Dakota Hearts Book 7
His Dakota Heart
How do you say goodbye to a love when it had no ending? Gray McKinnon has spent two years struggling with moving on when the woman he loved suffered an accident that left her in a coma and no hope of recovery. Everyone urged Gray to move on. He's had plenty of offers to help him mend his broken heart on and off the rodeo circuit. But moving on is easier said than done when your heart belongs to someone else. At least, he thinks so until he sees Nina Hendrix again.
Nina couldn't help falling in love with her big sister's cowboy any more than she could bring her sister, Jen, back from her coma. She's kept her distance from Gray out of respect for her sister. But when her family decides to move Jen to another medical facility a few states away, she can't help but reach out to Gray, even though she has no illusions that he could love her the way she loves him. She won't let herself be just another woman passing through his life, helping him forget. But one night in his arms makes her realize there is no future for them if every time he looks at her he sees the one woman he can never have.
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That’s all Gray McKinnon needed. He wasn’t so broken down at thirty-two that he couldn’t hold his seat on the back of a bucking bull for eight seconds, despite the whispers that he was as ancient as the dirt beneath him. He’d cut his eyeteeth at rodeos, like most of the McKinnons.
Gray positioned himself on the back of the dusty bull named Frozen Tundra. He wasn’t as rank as some of the other bulls being drawn today. Even if he kept his seat, the bull’s score may not be high enough to give him placement today. But it didn’t matter. He wasn’t here to prove anything to anyone.
When he was sure his rigging strapped to the bull was secure, he nodded that he was ready and the chute opened. He expected power beneath him and Frozen Tundra didn’t disappoint. The bull tucked its head and showed him just how unhappy he was to have Gray on his back. The next Gray knew his hand broke free of the leather strap and he was airborne a few seconds. Then his body connected hard with the dirt. He didn’t even have time to be disappointed, or to react to the pain that shot through his body. He saw the rodeo clown headed toward him to distract Frozen Tundra and Gray knew he had to get out of the path of the charging bull. Still feeling the adrenaline rush, Gray scrambled to his feet as quick as he could and ran to the sideline. Only when he was climbing the rail did he feel pain shoot up his wrist.
Fifteen minutes later Gray sat in the tented medic area with an ice pack on his wrist, staring at an empty gurney as the sound of rodeo erupted in the nearby arena.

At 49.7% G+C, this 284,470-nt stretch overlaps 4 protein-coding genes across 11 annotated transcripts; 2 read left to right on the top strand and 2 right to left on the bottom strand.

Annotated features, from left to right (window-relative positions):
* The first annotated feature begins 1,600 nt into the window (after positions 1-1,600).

“You’ll have to keep that ice on you for another ten minutes or so. Probably should have an X-ray, too,” the medic said. “You work at the rig?”
Gray nodded. He’d been working in the family oil business since he could hold his own out in the field. His father had insisted all of his children at least learn about the business before going off on their own. Each McKinnon took their turn as they came of age. Luke was the first. He’d worked at MW Oil before heading off to college. They’d all teased him that he’d purposely gone to law school to avoid having to come home and continue working under their father and uncle’s tutelage. But he hadn’t been home since. His brother Ian had been next, but then had left for a career in military soon after. His sister Grace had been exempt from working on the rig, but still worked in the offices. Julian was the youngest and the most stir crazy of all the McKinnons. That left Gray.
“I’m working out in the field but I’m not doing anything with my hand that will prevent me from working.”
The medic, a man in his mid-fifties that looked as if he’d spent too much time in the sun, shook his head. “Rules are rules. You have an injury. You need to get some film of it before you can be cleared to go back on the job. I can’t force you to do it, of course. But you put the company at risk without it. If anyone at the oil company finds out you were injured, you’re going to catch hell Monday morning.”
Gray chuckled wryly. “It won’t even take that long.”
The medic looked at him, his wiry gray and black brows pulling together into a frown.
“I’m having Sunday dinner with the boss.”
Dawning showed in the man’s expression. “Then you best get yourself an X-ray before you sit down at the dinner table. I’ll be back in a few minutes to take that ice pack and then wrap your wrist.”
Alone in the medic tent again, Gray listened to the roar of the crowd as another rider finished their ride. He’d planned on doing his ride and then watching the other riders to get his head back into the sport. As he flexed his fingers and felt the ache in his wrist, he decided maybe coming back to the rodeo was a bad idea in more ways than just a sore wrist.